Nothing official about it

Ishikaa Sharma recounts her first day at the National Green Tribunal

 
By Ishikaa Sharma
Last Updated: Sunday 07 June 2015

It was the first week of the newly opened National Green Tribunal (NGT) and I was asked to cover it. Excited, I started from my home early to reach the place before the scheduled time. But the plan failed as the building was difficult to locate. Scrutinised every nook and corner of the road connecting to Munirka flyover in South Delhi before I chanced upon a building named Van Vigyan Bhawan. I breathed a sigh of relief while reading National Green Tribunal on a green round plate fixed on the right side of the gate of the Vigyan Bhawan.
 
India is the third country in the world to have NGT, a  special court to try cases related to environmental degradation and health impact, after Australia and New Zealand. NGT started functioning from July 4. The bill calling for its establishment was passed in 2009.

As soon as I entered NGT's premises, there was a big lounge and a small notice board. The lounge was filled with lawyers seated on comfortable sofas getting up only when there turn was due. Notice board had detailed information of benches, judges, experts, appellants, respondents and timings. But no clarity. Confused, I sought help of the people there but in vain. They instead advised me to just enter and attend the cases as they were being heard.

NGT is a 20-member bodywhich includes 10 judges and 10 environment experts. That day there were only six members (three each). I entered the courtroom, grabbed a chair in the second row and started concentrating on the proceedings.

The room was well lit. Venetian blinds allowed sun rays to penetrate through the spaces in them. The air-conditioned room was small in size. But it worked to my advantage as I could see and hear everything perfectly. Two tall, fair coloured judges sat in front reading papers and a fat file. One among them was the chairperson of NGT, LS Panta. It was the principal bench of NGT.

Not able to understand anything from the proceedings, I turned to people sitting besides me. On my right was a Supreme Court lawyer representing the environment ministry of Gujarat and supporting a thermal power plant in the state. The plant had hit a roadblock as the residents of the area contended there were people staying within one kilometre area of the project. The lawyer maintained there were no people residing within five kilometres where the plant was coming up. He also claimed the upcoming plant was cleaner in comparison to the thermal plants by Tata and Adani already operating in the region. The case was adjourned as the residents had not filed all the papers demanded by NGT.

Towards my left was a lady who had come from Tamil Nadu. She was representing a municipality that wanted to built a solid waste facility in the midst of Pallikarni marshland. In 2007, a major portion of the marshland was declared a reserve forest as it was surrounded by national park. Her case got another hearing as the state environment ministry was not present to give its views. She was unhappy. “People come from far off places to attend the proceedings. Adjourning the case causes trouble,” she said.  It is very costly, she added.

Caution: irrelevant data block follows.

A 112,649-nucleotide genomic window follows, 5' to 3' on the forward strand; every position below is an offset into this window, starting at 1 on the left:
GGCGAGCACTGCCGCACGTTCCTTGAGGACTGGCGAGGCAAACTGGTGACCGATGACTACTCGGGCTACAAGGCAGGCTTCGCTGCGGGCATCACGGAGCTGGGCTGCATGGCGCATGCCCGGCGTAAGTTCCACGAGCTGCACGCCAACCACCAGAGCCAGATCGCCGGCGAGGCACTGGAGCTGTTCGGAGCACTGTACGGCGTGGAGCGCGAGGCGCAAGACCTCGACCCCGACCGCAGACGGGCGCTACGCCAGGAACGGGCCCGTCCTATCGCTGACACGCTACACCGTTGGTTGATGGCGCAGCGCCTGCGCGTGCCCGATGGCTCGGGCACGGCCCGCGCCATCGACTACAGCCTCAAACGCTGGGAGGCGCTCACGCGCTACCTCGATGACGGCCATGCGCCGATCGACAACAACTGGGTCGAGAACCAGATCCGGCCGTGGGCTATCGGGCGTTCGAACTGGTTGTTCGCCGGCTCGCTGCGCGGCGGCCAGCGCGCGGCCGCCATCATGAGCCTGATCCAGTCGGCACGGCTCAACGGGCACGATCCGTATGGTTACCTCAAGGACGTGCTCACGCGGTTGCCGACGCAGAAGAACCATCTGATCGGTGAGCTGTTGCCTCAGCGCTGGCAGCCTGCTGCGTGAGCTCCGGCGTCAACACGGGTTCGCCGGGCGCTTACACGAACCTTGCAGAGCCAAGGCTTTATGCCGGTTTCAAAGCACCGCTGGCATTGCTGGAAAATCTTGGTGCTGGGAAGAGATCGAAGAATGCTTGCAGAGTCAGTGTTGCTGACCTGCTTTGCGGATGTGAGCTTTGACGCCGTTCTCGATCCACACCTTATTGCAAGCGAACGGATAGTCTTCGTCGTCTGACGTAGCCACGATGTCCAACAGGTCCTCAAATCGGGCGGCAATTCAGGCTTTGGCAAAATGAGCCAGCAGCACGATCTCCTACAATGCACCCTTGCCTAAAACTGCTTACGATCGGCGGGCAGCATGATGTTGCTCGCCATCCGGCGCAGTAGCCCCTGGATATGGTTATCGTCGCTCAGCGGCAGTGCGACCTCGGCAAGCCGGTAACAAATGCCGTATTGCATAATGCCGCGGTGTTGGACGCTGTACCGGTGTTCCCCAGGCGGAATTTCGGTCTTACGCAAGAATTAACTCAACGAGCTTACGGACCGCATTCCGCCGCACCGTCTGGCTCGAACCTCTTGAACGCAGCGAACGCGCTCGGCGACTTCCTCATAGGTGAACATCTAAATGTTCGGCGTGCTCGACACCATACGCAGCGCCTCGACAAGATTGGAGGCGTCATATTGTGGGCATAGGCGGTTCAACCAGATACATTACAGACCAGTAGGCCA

After attending the proceedings, I realised one thing, public purpose cases are “really” given special attention. The word “really” holds relevance. The solid waste facility case was given the maximum time. The judges emphasised that the lawyers must check all the facts carefully.

The principal bench was then adjourned and I went on to hear cases in the first bench. It was 2 pm, the time of hearing, but no one apart from me was present in the court room as a spectator. I felt odd but smelled an opportunity. I started interacting with lawyers which are otherwise surrounded by press and people. I initiated conversation with a young, learning lawyer. She seemed approachable and explained me a few basics about laws. Just then two judges entered and we stood up to show respect.

Nobody for first case, the lawyer told the judge. She explained, “My Lord the appellate is behind the bars.”  The judges then began hearing the second case. It was about a thermal power plant in Ratnagiri region of Maharashtra. The plant had come up in area where now moratorium exists.

Judge told the lawyer, “We cannot throw them out, they bring electricity, money but also pollution

The case can only be made strong if you prove that the Environment Impact Assessment (EIA) is not usable at all. We can emphasise them staying within the limits.” And from there on there was a sudden twist in the discussion. The judge and the lawyer started exchanging light talks.

“Judge: Hey do you know about any environment law books?
Lawyer: Yes, My Lord
Judge: Obviously you will in fact you would have written many.”

This was followed by adjourning the case. The bench spoiled the day. Their discussions showed  there was a judgement before the actual judgement  was passed. 
 
I left the building.

 

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